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The March wiper malware attack that deleted data at South Korean banks and broadcasters was launched by a North Korean cyber-espionage unit, South Korean government officials claimed Wednesday.
"An analysis of cyber-terror access logs, malicious code and North Korean intelligence showed that the attack methods were similar to those used by the North's Reconnaissance General Bureau, which has led hacking attacks against South Korea," said Lee Seung-won, an official at South Korea's Ministry of Science, ICT & Future Planning, at a Wednesday press conference, reported South Korea's news agency, Yonhap.
The highly targeted malware attacks infected systems at South Korean banks Jeju, NongHyup and Shinhan, and their insurance affiliates, as well as South Korean broadcasters KBS, MBC and YTN. The attacks occurred on March 20, although systems in some cases had been previously infected with malware that included a logic bomb set for that date. As a result of the attacks, some online and mobile banking operations, as well as ATMs, temporarily froze. The attack is now believed to have compromised a total of 48,000 PCs, revising earlier estimates of 32,000 PCs.
[ Tension is escalating between North and South Korea. See South Korea Charges Alleged Hackers. ]
According to Yonhap, South Korean officials further disclosed Wednesday that a second wave of attacks on March 25 and 26 targeted 58 servers and 14 websites -- including sites operated by North Korean defectors -- that are opposed to the North Korean regime in Pyongyang headed by 30-year old Kim Jong-un.
The South Korean government probe further found that planning for the March 2013 malware campaign began in June 2012, if not earlier. "North Korean PCs first used local infiltration routes to test the attack orders in February" of this year, said Chun Kil-soo, head of the Korea Internet Security Center at the government's Korea Internet & Security Agency. For the attacks, at least six PCs were used to distribute 76 different types of malware, 18 of which had previously been seen only in cyber attacks launched by North Korea.
Officials said South Korean networks targeted in the March attacks had been directly accessed at least 13 times from systems known to be operated by North Korea. Of the 49 "infiltration routes" government investigators identified, 25 were via networks in South Korea and 24 were from outside the country -- and 22 of those foreign IP addresses had been used since 2009 by Pyongyang to launch cyber attacks.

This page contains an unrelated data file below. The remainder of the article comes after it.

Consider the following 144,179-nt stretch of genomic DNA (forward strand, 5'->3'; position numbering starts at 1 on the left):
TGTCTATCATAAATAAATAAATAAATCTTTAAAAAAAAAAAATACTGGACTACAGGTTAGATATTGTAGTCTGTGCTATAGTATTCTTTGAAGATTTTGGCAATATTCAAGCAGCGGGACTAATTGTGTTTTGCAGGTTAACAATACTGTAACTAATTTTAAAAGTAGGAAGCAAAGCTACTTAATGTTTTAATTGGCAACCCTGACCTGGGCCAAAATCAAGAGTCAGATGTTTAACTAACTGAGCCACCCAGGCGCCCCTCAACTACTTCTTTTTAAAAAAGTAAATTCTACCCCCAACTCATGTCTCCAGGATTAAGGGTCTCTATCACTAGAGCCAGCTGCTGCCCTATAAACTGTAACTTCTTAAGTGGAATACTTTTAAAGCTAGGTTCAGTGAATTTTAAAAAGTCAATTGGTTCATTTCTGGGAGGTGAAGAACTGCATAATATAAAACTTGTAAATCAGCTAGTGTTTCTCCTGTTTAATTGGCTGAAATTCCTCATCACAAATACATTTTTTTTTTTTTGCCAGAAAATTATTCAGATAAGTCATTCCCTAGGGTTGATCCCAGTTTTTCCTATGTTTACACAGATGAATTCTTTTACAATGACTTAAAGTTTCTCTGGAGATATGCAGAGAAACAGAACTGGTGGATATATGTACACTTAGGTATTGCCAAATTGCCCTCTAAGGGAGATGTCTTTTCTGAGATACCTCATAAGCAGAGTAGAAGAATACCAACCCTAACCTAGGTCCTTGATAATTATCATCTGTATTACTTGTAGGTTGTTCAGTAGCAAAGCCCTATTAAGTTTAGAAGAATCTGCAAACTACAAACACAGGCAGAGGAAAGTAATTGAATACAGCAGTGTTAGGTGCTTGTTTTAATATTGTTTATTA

In the wake of the malware attacks, a Korean Communications Commission official accused North Korea of launching at least some of the attacks via an IP address in China. But South Korean government officials quickly recanted that attribution, saying they'd misread a private IP address assigned to NongHyup bank as being registered in China, and that it was too early to assign blame.
In fact, at least one system at NongHyup was used to distribute the attacks, which deleted data from Windows, Unix and Linux systems. According to South Korean antivirus vendor AhnLab's Security Emergency Response Center (ASEC), at least some of the attacks were distributed via AhnLab's enterprise patch management software at the targeted sites, which attackers accessed using legitimate -- but stolen -- usernames and passwords. ASEC's research found that "once the attackers had access to the patch management system they used it to distribute the malware much like the system distributes new software and software updates."
South Korean officials have claimed that a North Korean cyber-warfare unit -- dubbed "No. 121" -- includes roughly 3,000 personnel who have been trained in malware development and network infiltration.
The results of South Korea's wiper malware probe were detailed on the same day that South Korea's foreign minister, Yun Byung-se, warned that North Korea had placed a mid-range Musudan ballistic missile on its east coast. "According to intelligence obtained by our side and the U.S., the possibility of a missile launch by North Korea is very high," Yun told a parliamentary hearing, saying a launch of one or more missiles could happen "any time from now." The Musudan missile is believed to have a range of 3,500 kilometers, meaning it could strike not only South Korea and Japan but also Guam.
In response to the missile repositioning, American and South Korean troops Wednesday increased their alert levels, reported The New York Times. On a related note, the White House earlier this month announced that an anti-missile system scheduled to be deployed in Guam in 2015 -- called Thaad, for Terminal High Altitude Area Defense -- would instead be deployed by the end of the month.
Easily overlooked vulnerabilities could put your data and business at risk. Also in the new, all-digital 10 Web Threats special issue of Dark Reading: How hackers compromised an iOS developers' website to exploit Java plug-in vulnerabilities and attack Apple, Facebook, Microsoft and Twitter. (Free with registration.)